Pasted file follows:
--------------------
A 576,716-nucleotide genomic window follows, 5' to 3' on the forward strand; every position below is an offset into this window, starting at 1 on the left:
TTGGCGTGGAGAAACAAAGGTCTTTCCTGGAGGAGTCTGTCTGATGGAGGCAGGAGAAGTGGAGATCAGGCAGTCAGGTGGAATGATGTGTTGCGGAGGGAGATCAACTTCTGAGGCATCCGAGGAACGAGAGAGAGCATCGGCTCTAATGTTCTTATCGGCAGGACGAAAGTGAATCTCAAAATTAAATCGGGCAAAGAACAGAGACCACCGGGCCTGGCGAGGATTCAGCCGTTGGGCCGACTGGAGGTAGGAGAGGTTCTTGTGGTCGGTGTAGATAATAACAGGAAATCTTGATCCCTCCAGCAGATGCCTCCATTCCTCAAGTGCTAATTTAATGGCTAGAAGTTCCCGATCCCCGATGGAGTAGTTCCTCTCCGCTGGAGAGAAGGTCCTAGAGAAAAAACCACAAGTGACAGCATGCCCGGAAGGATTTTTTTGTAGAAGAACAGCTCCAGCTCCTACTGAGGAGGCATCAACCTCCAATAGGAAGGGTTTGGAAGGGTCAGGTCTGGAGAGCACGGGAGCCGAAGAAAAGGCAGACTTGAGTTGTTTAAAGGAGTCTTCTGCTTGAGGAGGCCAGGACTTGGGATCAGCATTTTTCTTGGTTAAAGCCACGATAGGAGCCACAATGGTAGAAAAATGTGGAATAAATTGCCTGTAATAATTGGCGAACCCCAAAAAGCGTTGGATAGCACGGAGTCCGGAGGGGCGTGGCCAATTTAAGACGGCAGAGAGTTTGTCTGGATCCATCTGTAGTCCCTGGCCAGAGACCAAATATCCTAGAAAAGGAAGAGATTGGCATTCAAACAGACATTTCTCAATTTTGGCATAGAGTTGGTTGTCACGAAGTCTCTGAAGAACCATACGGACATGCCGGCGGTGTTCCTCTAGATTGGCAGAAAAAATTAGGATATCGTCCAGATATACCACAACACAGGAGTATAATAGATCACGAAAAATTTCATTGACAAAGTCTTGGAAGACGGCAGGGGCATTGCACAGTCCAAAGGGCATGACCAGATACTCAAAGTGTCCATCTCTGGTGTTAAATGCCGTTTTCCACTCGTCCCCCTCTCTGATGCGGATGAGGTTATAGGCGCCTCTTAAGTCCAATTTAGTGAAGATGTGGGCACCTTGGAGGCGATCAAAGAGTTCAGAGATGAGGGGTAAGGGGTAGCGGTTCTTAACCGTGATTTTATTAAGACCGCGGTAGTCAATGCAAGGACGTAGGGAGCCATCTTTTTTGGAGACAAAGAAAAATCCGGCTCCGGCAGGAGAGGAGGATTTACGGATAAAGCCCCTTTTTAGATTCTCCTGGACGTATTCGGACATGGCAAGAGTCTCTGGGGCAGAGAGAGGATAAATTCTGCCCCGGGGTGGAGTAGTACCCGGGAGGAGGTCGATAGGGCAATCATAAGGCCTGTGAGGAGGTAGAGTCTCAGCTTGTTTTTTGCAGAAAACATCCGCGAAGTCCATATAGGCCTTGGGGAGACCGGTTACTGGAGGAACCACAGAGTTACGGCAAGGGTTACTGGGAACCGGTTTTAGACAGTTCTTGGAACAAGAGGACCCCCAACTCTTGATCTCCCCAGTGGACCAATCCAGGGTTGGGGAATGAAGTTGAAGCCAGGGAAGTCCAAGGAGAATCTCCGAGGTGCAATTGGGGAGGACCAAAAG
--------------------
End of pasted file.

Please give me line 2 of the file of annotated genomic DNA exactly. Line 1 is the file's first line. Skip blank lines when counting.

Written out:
TTGGCGTGGAGAAACAAAGGTCTTTCCTGGAGGAGTCTGTCTGATGGAGGCAGGAGAAGTGGAGATCAGGCAGTCAGGTGGAATGATGTGTTGCGGAGGGAGATCAACTTCTGAGGCATCCGAGGAACGAGAGAGAGCATCGGCTCTAATGTTCTTATCGGCAGGACGAAAGTGAATCTCAAAATTAAATCGGGCAAAGAACAGAGACCACCGGGCCTGGCGAGGATTCAGCCGTTGGGCCGACTGGAGGTAGGAGAGGTTCTTGTGGTCGGTGTAGATAATAACAGGAAATCTTGATCCCTCCAGCAGATGCCTCCATTCCTCAAGTGCTAATTTAATGGCTAGAAGTTCCCGATCCCCGATGGAGTAGTTCCTCTCCGCTGGAGAGAAGGTCCTAGAGAAAAAACCACAAGTGACAGCATGCCCGGAAGGATTTTTTTGTAGAAGAACAGCTCCAGCTCCTACTGAGGAGGCATCAACCTCCAATAGGAAGGGTTTGGAAGGGTCAGGTCTGGAGAGCACGGGAGCCGAAGAAAAGGCAGACTTGAGTTGTTTAAAGGAGTCTTCTGCTTGAGGAGGCCAGGACTTGGGATCAGCATTTTTCTTGGTTAAAGCCACGATAGGAGCCACAATGGTAGAAAAATGTGGAATAAATTGCCTGTAATAATTGGCGAACCCCAAAAAGCGTTGGATAGCACGGAGTCCGGAGGGGCGTGGCCAATTTAAGACGGCAGAGAGTTTGTCTGGATCCATCTGTAGTCCCTGGCCAGAGACCAAATATCCTAGAAAAGGAAGAGATTGGCATTCAAACAGACATTTCTCAATTTTGGCATAGAGTTGGTTGTCACGAAGTCTCTGAAGAACCATACGGACATGCCGGCGGTGTTCCTCTAGATTGGCAGAAAAAATTAGGATATCGTCCAGATATACCACAACACAGGAGTATAATAGATCACGAAAAATTTCATTGACAAAGTCTTGGAAGACGGCAGGGGCATTGCACAGTCCAAAGGGCATGACCAGATACTCAAAGTGTCCATCTCTGGTGTTAAATGCCGTTTTCCACTCGTCCCCCTCTCTGATGCGGATGAGGTTATAGGCGCCTCTTAAGTCCAATTTAGTGAAGATGTGGGCACCTTGGAGGCGATCAAAGAGTTCAGAGATGAGGGGTAAGGGGTAGCGGTTCTTAACCGTGATTTTATTAAGACCGCGGTAGTCAATGCAAGGACGTAGGGAGCCATCTTTTTTGGAGACAAAGAAAAATCCGGCTCCGGCAGGAGAGGAGGATTTACGGATAAAGCCCCTTTTTAGATTCTCCTGGACGTATTCGGACATGGCAAGAGTCTCTGGGGCAGAGAGAGGATAAATTCTGCCCCGGGGTGGAGTAGTACCCGGGAGGAGGTCGATAGGGCAATCATAAGGCCTGTGAGGAGGTAGAGTCTCAGCTTGTTTTTTGCAGAAAACATCCGCGAAGTCCATATAGGCCTTGGGGAGACCGGTTACTGGAGGAACCACAGAGTTACGGCAAGGGTTACTGGGAACCGGTTTTAGACAGTTCTTGGAACAAGAGGACCCCCAACTCTTGATCTCCCCAGTGGACCAATCCAGGGTTGGGGAATGAAGTTGAAGCCAGGGAAGTCCAAGGAGAATCTCCGAGGTGCAATTGGGGAGGACCAAAAG